I LOVE the ability of Tony Blairs government to come up with projects that plainly achieve the opposite of their nominal purpose. What I want to ridicule today is the ever deeper thickets of rules that make it more hazardous to employ anyone. This has the effect of rendering ever more unemployed. What we will need next to join the existing Better Regulation Unit is A Better Employment Task Force.
Let me be specific. The National Minimum Wage sets thresholds beneath which people cannot sell their labour. This is quite cosy for those with jobs. Yet at the margin it has deterred employment. The Working Time Directive, regulating the use of part-time and agency workers, has compromised a previously active market. Since the UK abandoned its opt-out, further legislation banning discrimination on grounds of religion, sexual orientation and age have been imposed by the European Commission under the Treaty of Amsterdam
By this autumn it will be illegal for firms to retire people at 65, so look for thousands of people, aged say 63 or 64, to be let go this summer. And look for some pretty grisly employment tribunals and big settlements a couple of years later.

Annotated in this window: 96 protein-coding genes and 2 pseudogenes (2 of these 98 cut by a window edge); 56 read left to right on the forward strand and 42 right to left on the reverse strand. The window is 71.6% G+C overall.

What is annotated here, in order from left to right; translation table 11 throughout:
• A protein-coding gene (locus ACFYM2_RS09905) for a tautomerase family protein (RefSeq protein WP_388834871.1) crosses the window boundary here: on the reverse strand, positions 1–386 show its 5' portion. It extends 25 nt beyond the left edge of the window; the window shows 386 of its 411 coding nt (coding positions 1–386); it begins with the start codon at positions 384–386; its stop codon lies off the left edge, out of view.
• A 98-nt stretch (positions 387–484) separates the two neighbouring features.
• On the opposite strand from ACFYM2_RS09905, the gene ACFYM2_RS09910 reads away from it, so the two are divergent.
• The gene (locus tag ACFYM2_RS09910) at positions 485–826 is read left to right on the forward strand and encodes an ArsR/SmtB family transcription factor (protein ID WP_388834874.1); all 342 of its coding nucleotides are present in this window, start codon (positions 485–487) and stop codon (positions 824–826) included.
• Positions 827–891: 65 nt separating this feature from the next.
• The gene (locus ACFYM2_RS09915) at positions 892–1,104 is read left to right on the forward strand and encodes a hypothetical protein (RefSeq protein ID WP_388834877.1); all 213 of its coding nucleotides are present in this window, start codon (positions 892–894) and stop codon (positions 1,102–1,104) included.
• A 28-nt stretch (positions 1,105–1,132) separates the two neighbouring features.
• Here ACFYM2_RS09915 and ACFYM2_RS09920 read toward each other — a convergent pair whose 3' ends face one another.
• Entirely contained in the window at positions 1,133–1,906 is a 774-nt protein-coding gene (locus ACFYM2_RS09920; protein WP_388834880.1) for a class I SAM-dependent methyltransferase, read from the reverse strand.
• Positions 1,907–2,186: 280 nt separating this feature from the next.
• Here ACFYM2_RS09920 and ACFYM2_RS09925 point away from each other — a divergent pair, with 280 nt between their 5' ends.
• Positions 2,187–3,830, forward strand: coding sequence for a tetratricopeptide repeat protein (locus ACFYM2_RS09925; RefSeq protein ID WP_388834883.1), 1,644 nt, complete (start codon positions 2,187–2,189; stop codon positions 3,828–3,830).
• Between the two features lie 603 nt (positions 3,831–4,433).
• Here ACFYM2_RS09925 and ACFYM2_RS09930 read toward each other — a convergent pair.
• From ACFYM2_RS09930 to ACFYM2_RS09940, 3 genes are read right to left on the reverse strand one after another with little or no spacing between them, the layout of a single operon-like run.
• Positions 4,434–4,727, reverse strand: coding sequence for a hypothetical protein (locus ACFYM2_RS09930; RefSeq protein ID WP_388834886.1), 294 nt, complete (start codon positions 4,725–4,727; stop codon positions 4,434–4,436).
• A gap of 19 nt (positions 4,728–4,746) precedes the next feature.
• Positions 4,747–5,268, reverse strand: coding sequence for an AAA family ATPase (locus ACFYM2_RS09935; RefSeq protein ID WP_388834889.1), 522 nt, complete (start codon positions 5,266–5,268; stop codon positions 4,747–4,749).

Can you see the common themes to all these intrusions? They are all breathlessly well-meaning but not quite of the real world. The Civil Service can afford generous maternity and paternity leave. It is less easy for a corner shop or perhaps a decorating team employing four. The politicians and regulators can bask in a glow of benevolence. Lower down, the sound of grit in the workings of the employment market goes unheard by officialdom.
Half of our new employment rules do not originate from our own democracy. They were imposed upon us by the Commission in Brussels. There was no Parliamentary scrutiny. There was no consultation. There was no discussion.
Sir David Arculus, who used to head the Better Regulation Unit, also identifies a peculiar British addition that we are a law abiding lot. Where Italians or Spaniards ignore their governmental intrusions, we are trained to comply. Sir David also describes the phenomenon of regulatory creep by which the DTI or Department of Employment gold plates an initiative from Brussels. Hopefully his succesor, Rick Haythornthwaite, will continue to exhort Whitehall to regulate as the last, not first, attempt to solve a problem, but he is utterly powerless as far as Brussels is concerned.
Professor Len Shackleton, of Westminster University, shocked me with his disclosure that there are now 80 laws governing employment